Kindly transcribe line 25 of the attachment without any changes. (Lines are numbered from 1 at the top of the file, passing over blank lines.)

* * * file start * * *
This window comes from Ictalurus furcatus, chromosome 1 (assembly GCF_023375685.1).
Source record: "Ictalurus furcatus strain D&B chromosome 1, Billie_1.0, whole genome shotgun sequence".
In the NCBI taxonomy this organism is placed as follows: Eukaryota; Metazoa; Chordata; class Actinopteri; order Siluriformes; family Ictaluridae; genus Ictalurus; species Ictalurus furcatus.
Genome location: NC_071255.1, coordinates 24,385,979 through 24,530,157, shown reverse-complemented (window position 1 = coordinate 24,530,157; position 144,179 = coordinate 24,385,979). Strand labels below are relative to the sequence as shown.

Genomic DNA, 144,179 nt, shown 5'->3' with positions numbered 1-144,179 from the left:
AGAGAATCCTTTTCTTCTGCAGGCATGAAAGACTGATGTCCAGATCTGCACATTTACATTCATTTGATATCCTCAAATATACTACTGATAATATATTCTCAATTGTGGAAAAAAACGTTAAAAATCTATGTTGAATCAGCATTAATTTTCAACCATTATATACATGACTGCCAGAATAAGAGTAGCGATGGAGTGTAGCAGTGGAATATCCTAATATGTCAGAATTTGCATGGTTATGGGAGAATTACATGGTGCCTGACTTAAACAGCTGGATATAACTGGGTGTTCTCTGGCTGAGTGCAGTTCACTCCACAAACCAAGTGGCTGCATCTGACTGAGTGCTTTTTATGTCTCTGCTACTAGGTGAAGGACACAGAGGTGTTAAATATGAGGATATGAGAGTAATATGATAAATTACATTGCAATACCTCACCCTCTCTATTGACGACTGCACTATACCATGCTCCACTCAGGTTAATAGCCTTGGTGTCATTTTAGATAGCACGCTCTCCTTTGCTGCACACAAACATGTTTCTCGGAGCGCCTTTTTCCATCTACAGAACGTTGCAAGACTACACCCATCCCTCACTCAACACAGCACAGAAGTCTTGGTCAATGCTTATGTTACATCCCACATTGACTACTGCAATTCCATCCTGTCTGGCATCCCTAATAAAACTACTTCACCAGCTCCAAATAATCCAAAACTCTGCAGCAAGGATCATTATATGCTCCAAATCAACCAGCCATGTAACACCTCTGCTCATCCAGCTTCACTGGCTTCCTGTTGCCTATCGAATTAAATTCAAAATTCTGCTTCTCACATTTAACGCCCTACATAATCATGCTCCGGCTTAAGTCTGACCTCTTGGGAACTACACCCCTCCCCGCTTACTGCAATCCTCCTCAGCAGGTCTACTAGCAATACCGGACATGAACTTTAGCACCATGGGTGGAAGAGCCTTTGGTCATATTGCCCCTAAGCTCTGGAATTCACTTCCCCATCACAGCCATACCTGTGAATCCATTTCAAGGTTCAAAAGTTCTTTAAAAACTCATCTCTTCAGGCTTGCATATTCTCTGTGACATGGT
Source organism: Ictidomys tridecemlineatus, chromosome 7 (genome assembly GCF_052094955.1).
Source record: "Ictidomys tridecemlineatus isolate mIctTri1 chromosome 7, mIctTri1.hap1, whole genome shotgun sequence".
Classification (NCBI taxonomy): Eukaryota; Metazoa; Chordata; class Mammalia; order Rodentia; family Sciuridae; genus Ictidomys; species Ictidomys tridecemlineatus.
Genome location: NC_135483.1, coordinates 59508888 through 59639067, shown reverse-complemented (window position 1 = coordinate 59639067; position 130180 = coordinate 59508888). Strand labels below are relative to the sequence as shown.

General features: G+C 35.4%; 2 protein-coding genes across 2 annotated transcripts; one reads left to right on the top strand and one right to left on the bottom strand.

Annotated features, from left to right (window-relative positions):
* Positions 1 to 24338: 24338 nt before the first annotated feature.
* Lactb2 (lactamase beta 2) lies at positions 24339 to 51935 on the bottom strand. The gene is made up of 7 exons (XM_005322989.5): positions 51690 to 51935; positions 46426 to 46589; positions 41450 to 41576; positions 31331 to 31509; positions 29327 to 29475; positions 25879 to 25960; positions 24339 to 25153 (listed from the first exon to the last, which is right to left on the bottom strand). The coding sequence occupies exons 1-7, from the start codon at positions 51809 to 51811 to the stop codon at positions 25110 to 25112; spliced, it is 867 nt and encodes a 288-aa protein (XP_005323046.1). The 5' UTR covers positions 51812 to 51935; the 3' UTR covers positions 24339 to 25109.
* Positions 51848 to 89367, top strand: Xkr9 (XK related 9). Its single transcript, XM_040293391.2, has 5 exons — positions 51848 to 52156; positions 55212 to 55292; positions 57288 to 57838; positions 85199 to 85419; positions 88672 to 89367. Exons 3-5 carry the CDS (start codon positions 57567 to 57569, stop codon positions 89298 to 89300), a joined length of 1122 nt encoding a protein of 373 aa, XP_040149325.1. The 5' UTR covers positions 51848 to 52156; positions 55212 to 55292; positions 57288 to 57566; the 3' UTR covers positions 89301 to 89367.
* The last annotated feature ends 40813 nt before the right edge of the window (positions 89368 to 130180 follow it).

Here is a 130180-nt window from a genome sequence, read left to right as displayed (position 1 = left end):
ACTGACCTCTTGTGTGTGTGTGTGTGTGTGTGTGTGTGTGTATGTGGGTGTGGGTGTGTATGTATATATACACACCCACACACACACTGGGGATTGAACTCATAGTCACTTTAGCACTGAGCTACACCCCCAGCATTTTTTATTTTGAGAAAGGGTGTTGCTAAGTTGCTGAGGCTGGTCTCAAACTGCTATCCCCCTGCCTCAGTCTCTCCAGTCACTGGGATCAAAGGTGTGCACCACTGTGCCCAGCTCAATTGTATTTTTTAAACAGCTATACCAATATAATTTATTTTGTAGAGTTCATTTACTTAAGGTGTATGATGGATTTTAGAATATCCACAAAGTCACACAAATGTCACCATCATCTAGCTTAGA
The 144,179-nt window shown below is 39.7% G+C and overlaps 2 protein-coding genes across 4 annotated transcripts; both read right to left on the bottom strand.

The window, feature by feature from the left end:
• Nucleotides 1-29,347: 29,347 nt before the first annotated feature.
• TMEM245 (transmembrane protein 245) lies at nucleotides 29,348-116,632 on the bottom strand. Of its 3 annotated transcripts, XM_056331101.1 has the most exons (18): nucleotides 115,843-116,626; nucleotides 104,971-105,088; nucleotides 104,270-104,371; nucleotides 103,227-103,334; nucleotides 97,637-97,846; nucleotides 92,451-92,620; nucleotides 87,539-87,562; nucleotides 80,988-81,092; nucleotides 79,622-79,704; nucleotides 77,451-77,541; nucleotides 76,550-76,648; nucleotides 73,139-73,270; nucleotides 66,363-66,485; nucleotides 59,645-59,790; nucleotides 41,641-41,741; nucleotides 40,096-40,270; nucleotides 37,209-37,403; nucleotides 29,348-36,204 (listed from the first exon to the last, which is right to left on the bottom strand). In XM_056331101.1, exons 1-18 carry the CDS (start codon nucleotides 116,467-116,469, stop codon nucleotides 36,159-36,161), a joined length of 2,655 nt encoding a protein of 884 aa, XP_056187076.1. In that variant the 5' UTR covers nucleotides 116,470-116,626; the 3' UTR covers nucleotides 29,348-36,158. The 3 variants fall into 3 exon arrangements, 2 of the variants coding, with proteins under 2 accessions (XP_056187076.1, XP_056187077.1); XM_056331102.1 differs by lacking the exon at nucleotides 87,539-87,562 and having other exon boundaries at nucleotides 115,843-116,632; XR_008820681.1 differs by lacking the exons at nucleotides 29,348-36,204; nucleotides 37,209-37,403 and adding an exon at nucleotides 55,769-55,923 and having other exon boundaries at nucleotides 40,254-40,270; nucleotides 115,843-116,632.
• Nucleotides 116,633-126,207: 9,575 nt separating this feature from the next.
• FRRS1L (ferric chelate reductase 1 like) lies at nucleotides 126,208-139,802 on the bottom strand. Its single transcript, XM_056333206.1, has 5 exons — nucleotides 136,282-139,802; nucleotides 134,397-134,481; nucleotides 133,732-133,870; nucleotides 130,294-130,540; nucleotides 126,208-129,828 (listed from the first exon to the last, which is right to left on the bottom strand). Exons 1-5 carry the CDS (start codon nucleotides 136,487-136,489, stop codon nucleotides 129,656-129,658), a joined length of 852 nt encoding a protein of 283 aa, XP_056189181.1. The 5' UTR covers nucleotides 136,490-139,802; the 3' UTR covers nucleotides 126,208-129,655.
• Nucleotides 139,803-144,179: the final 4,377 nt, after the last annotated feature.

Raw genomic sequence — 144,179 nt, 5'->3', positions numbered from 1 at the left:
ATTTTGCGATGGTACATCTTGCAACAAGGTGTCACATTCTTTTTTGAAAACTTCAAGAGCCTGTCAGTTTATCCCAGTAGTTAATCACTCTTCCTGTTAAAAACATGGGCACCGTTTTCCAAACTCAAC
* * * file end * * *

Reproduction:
• Nucleotides 139,803-144,179: the final 4,377 nt, after the last annotated feature.